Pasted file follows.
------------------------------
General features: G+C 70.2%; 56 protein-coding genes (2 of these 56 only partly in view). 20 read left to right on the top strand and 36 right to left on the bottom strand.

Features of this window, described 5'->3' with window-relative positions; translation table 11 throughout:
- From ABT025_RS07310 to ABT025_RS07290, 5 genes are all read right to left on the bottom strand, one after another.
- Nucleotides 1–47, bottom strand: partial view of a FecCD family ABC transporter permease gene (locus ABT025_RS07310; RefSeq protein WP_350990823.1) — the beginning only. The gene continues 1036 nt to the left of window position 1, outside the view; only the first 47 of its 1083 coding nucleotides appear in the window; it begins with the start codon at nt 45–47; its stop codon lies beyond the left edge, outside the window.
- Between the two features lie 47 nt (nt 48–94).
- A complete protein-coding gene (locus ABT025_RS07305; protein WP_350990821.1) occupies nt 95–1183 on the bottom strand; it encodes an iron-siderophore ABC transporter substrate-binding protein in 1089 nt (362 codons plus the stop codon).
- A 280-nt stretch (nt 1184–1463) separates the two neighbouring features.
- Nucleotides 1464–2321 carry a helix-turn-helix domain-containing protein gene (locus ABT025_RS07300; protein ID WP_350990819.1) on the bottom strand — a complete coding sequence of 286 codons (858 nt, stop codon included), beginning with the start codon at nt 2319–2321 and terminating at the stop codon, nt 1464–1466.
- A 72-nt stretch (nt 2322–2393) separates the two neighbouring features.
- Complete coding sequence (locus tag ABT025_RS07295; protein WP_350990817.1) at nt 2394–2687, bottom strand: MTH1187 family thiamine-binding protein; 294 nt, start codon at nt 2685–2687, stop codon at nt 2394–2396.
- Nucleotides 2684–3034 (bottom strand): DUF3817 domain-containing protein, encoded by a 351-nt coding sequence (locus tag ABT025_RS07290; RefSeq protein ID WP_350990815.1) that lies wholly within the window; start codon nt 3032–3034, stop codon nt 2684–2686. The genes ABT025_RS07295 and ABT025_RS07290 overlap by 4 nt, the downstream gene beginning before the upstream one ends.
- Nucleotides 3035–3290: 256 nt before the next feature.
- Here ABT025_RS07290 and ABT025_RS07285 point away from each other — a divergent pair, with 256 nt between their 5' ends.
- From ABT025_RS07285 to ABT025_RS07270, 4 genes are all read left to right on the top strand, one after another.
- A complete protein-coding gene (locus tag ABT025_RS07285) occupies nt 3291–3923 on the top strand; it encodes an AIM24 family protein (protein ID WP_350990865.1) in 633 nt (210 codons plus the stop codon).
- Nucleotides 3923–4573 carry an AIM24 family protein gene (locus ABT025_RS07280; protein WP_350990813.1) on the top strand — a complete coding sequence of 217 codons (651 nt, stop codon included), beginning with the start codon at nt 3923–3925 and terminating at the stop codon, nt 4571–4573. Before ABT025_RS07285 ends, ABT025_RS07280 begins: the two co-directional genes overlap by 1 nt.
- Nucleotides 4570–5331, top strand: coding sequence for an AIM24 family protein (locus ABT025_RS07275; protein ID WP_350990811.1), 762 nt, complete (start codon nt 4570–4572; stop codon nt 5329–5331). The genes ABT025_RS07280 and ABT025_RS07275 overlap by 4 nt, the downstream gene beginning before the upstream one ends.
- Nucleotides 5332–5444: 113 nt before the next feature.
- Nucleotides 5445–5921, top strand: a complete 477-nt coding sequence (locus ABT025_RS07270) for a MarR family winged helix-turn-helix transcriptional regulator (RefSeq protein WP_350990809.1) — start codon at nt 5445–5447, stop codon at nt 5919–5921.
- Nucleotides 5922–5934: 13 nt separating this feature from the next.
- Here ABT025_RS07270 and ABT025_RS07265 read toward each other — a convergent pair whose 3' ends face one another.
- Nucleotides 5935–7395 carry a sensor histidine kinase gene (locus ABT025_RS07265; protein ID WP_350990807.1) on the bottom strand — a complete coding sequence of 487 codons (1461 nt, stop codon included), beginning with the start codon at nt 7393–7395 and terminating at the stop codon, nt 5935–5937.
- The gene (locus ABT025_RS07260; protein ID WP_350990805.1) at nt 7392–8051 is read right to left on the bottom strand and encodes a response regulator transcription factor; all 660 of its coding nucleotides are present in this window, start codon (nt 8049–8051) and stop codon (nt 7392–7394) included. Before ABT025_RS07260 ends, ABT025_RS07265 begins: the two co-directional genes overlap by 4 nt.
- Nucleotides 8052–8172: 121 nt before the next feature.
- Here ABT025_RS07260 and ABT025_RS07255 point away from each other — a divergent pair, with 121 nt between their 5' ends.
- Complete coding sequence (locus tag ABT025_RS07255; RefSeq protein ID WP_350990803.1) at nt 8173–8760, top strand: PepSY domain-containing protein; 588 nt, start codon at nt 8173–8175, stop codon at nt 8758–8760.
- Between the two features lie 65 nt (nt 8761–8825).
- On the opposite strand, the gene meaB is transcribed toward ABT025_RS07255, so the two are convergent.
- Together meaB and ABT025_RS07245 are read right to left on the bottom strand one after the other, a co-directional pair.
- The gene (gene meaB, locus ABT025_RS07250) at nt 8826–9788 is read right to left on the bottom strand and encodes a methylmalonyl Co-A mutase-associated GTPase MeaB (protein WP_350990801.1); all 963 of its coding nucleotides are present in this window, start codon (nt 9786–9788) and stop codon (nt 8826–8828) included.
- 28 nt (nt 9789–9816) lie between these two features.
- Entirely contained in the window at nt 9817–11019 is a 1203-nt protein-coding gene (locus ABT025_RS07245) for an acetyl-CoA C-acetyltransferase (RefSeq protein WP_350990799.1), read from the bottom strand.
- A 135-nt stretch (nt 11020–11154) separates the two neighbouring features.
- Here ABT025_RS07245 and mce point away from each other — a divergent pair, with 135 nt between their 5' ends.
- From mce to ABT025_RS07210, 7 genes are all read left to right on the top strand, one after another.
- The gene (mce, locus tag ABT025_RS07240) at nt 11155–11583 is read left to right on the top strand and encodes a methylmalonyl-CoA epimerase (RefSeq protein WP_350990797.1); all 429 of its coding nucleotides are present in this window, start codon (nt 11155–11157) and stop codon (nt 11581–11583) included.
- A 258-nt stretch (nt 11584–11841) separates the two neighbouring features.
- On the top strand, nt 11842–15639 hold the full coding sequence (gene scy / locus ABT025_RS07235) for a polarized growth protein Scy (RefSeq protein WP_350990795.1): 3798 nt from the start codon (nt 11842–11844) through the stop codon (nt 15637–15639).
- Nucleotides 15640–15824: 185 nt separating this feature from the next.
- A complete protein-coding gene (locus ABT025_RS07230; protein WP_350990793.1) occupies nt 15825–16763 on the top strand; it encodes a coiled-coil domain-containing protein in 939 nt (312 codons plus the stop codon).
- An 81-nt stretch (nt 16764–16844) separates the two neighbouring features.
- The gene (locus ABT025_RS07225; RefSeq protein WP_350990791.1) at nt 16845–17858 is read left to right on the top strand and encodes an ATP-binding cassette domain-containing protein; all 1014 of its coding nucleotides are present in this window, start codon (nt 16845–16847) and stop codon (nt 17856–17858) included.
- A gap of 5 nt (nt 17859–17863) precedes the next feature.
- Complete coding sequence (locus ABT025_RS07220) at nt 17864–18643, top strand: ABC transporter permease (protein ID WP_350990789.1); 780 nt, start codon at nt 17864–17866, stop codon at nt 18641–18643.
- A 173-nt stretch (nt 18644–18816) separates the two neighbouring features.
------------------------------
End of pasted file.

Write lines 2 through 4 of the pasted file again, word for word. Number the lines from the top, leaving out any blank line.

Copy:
Features of this window, described 5'->3' with window-relative positions; translation table 11 throughout:
- From ABT025_RS07310 to ABT025_RS07290, 5 genes are all read right to left on the bottom strand, one after another.
- Nucleotides 1–47, bottom strand: partial view of a FecCD family ABC transporter permease gene (locus ABT025_RS07310; RefSeq protein WP_350990823.1) — the beginning only. The gene continues 1036 nt to the left of window position 1, outside the view; only the first 47 of its 1083 coding nucleotides appear in the window; it begins with the start codon at nt 45–47; its stop codon lies beyond the left edge, outside the window.